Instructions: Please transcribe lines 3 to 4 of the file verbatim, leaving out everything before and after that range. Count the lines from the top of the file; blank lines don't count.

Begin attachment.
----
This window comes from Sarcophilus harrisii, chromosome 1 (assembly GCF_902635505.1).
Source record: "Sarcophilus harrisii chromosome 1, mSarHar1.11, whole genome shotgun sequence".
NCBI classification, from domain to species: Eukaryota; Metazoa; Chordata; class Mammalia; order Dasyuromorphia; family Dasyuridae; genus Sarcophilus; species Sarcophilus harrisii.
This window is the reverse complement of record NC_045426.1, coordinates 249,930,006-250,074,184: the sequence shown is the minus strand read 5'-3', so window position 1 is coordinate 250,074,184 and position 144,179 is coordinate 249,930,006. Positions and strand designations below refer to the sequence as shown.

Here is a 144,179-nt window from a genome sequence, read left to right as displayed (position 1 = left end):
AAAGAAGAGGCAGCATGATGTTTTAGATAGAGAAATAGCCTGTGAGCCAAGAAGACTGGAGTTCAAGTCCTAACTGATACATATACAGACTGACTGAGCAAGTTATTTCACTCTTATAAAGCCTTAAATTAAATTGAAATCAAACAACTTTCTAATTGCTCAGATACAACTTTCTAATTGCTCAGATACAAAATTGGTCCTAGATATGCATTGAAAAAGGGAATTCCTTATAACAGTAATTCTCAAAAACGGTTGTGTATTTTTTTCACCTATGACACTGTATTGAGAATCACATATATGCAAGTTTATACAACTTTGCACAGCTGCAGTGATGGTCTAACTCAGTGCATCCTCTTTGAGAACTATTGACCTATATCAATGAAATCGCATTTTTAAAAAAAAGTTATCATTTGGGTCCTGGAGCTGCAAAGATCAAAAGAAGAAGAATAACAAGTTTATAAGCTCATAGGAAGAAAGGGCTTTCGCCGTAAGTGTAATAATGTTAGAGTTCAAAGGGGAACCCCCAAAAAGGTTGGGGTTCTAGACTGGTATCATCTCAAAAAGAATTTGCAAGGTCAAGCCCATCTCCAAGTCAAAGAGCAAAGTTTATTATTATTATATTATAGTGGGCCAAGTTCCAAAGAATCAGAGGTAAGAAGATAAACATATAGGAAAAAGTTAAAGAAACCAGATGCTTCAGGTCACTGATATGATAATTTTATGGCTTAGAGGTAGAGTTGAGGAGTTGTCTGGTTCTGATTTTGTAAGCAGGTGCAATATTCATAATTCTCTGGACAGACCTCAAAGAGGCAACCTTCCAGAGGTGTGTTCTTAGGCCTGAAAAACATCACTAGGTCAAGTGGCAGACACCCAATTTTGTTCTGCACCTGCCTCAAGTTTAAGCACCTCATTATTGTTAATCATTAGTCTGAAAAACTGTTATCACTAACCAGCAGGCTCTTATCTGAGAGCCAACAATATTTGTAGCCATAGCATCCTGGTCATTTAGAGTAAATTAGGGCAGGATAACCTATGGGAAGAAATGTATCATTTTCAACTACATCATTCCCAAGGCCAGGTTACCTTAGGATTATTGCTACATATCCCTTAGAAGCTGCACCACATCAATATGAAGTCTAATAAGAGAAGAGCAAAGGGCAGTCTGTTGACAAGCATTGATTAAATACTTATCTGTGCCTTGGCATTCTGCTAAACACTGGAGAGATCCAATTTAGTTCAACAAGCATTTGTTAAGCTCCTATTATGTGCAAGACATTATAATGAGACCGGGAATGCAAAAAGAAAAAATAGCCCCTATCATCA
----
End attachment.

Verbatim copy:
NCBI classification, from domain to species: Eukaryota; Metazoa; Chordata; class Mammalia; order Dasyuromorphia; family Dasyuridae; genus Sarcophilus; species Sarcophilus harrisii.
This window is the reverse complement of record NC_045426.1, coordinates 249,930,006-250,074,184: the sequence shown is the minus strand read 5'-3', so window position 1 is coordinate 250,074,184 and position 144,179 is coordinate 249,930,006. Positions and strand designations below refer to the sequence as shown.